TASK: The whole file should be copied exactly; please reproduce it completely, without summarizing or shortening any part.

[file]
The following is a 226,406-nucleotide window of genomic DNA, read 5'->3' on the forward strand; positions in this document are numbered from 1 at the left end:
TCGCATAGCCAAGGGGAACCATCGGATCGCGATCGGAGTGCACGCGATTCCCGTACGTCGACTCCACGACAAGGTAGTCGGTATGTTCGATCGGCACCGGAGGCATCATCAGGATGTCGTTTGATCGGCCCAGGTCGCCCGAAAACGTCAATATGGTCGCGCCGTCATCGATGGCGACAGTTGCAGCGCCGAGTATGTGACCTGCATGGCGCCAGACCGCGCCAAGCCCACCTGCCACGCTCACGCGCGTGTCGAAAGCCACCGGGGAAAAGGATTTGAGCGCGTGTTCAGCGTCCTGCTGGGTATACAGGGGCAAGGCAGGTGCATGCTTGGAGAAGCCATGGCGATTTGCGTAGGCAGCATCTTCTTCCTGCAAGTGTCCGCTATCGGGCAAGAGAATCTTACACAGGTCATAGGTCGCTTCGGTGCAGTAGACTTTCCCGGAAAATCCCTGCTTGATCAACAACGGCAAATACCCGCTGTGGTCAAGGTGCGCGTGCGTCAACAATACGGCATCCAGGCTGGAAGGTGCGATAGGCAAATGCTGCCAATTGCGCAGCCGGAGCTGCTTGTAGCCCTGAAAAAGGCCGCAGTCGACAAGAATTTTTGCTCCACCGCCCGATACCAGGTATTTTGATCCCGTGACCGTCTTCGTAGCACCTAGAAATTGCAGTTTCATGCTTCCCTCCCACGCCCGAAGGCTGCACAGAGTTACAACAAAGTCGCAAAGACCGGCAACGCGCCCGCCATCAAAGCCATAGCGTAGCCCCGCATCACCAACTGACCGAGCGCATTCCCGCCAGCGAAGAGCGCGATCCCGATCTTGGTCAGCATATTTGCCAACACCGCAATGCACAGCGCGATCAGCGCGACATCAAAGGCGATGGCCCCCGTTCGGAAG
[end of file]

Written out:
The following is a 226,406-nucleotide window of genomic DNA, read 5'->3' on the forward strand; positions in this document are numbered from 1 at the left end:
TCGCATAGCCAAGGGGAACCATCGGATCGCGATCGGAGTGCACGCGATTCCCGTACGTCGACTCCACGACAAGGTAGTCGGTATGTTCGATCGGCACCGGAGGCATCATCAGGATGTCGTTTGATCGGCCCAGGTCGCCCGAAAACGTCAATATGGTCGCGCCGTCATCGATGGCGACAGTTGCAGCGCCGAGTATGTGACCTGCATGGCGCCAGACCGCGCCAAGCCCACCTGCCACGCTCACGCGCGTGTCGAAAGCCACCGGGGAAAAGGATTTGAGCGCGTGTTCAGCGTCCTGCTGGGTATACAGGGGCAAGGCAGGTGCATGCTTGGAGAAGCCATGGCGATTTGCGTAGGCAGCATCTTCTTCCTGCAAGTGTCCGCTATCGGGCAAGAGAATCTTACACAGGTCATAGGTCGCTTCGGTGCAGTAGACTTTCCCGGAAAATCCCTGCTTGATCAACAACGGCAAATACCCGCTGTGGTCAAGGTGCGCGTGCGTCAACAATACGGCATCCAGGCTGGAAGGTGCGATAGGCAAATGCTGCCAATTGCGCAGCCGGAGCTGCTTGTAGCCCTGAAAAAGGCCGCAGTCGACAAGAATTTTTGCTCCACCGCCCGATACCAGGTATTTTGATCCCGTGACCGTCTTCGTAGCACCTAGAAATTGCAGTTTCATGCTTCCCTCCCACGCCCGAAGGCTGCACAGAGTTACAACAAAGTCGCAAAGACCGGCAACGCGCCCGCCATCAAAGCCATAGCGTAGCCCCGCATCACCAACTGACCGAGCGCATTCCCGCCAGCGAAGAGCGCGATCCCGATCTTGGTCAGCATATTTGCCAACACCGCAATGCACAGCGCGATCAGCGCGACATCAAAGGCGATGGCCCCCGTTCGGAAG